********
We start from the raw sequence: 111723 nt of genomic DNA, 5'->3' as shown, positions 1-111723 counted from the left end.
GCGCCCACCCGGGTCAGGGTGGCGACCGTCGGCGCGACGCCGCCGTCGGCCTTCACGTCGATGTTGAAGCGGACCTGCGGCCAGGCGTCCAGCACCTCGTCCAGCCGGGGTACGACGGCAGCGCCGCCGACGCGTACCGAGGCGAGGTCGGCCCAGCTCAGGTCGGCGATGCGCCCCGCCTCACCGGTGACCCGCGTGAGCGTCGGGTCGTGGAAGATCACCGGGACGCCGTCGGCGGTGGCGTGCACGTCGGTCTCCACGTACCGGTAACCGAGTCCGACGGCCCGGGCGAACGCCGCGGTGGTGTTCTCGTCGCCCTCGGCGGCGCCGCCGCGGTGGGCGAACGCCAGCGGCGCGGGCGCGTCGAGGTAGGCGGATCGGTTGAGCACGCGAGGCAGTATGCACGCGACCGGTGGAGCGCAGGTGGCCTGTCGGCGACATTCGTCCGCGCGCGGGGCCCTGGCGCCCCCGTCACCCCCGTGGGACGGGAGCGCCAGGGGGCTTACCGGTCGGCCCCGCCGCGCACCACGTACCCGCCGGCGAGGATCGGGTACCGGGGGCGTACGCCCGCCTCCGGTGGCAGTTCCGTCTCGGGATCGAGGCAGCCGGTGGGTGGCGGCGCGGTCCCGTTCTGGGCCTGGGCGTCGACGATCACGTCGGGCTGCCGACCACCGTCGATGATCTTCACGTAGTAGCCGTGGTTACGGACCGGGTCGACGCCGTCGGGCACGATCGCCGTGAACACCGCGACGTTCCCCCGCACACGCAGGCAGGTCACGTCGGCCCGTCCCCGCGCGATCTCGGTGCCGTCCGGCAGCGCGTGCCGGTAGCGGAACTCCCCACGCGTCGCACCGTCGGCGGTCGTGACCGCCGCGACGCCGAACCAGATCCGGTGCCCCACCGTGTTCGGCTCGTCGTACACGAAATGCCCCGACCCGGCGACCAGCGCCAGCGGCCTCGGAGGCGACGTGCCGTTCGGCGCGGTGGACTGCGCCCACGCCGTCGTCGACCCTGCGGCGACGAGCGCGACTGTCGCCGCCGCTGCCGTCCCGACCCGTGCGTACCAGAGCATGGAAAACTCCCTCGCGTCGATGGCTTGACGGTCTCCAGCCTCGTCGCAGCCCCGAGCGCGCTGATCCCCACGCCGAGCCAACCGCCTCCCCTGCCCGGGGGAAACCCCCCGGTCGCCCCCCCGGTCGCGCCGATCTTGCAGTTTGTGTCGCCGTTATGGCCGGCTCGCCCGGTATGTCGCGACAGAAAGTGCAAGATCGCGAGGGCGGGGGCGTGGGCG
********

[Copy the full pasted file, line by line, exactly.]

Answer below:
We start from the raw sequence: 111723 nt of genomic DNA, 5'->3' as shown, positions 1-111723 counted from the left end.
GCGCCCACCCGGGTCAGGGTGGCGACCGTCGGCGCGACGCCGCCGTCGGCCTTCACGTCGATGTTGAAGCGGACCTGCGGCCAGGCGTCCAGCACCTCGTCCAGCCGGGGTACGACGGCAGCGCCGCCGACGCGTACCGAGGCGAGGTCGGCCCAGCTCAGGTCGGCGATGCGCCCCGCCTCACCGGTGACCCGCGTGAGCGTCGGGTCGTGGAAGATCACCGGGACGCCGTCGGCGGTGGCGTGCACGTCGGTCTCCACGTACCGGTAACCGAGTCCGACGGCCCGGGCGAACGCCGCGGTGGTGTTCTCGTCGCCCTCGGCGGCGCCGCCGCGGTGGGCGAACGCCAGCGGCGCGGGCGCGTCGAGGTAGGCGGATCGGTTGAGCACGCGAGGCAGTATGCACGCGACCGGTGGAGCGCAGGTGGCCTGTCGGCGACATTCGTCCGCGCGCGGGGCCCTGGCGCCCCCGTCACCCCCGTGGGACGGGAGCGCCAGGGGGCTTACCGGTCGGCCCCGCCGCGCACCACGTACCCGCCGGCGAGGATCGGGTACCGGGGGCGTACGCCCGCCTCCGGTGGCAGTTCCGTCTCGGGATCGAGGCAGCCGGTGGGTGGCGGCGCGGTCCCGTTCTGGGCCTGGGCGTCGACGATCACGTCGGGCTGCCGACCACCGTCGATGATCTTCACGTAGTAGCCGTGGTTACGGACCGGGTCGACGCCGTCGGGCACGATCGCCGTGAACACCGCGACGTTCCCCCGCACACGCAGGCAGGTCACGTCGGCCCGTCCCCGCGCGATCTCGGTGCCGTCCGGCAGCGCGTGCCGGTAGCGGAACTCCCCACGCGTCGCACCGTCGGCGGTCGTGACCGCCGCGACGCCGAACCAGATCCGGTGCCCCACCGTGTTCGGCTCGTCGTACACGAAATGCCCCGACCCGGCGACCAGCGCCAGCGGCCTCGGAGGCGACGTGCCGTTCGGCGCGGTGGACTGCGCCCACGCCGTCGTCGACCCTGCGGCGACGAGCGCGACTGTCGCCGCCGCTGCCGTCCCGACCCGTGCGTACCAGAGCATGGAAAACTCCCTCGCGTCGATGGCTTGACGGTCTCCAGCCTCGTCGCAGCCCCGAGCGCGCTGATCCCCACGCCGAGCCAACCGCCTCCCCTGCCCGGGGGAAACCCCCCGGTCGCCCCCCCGGTCGCGCCGATCTTGCAGTTTGTGTCGCCGTTATGGCCGGCTCGCCCGGTATGTCGCGACAGAAAGTGCAAGATCGCGAGGGCGGGGGCGTGGGCG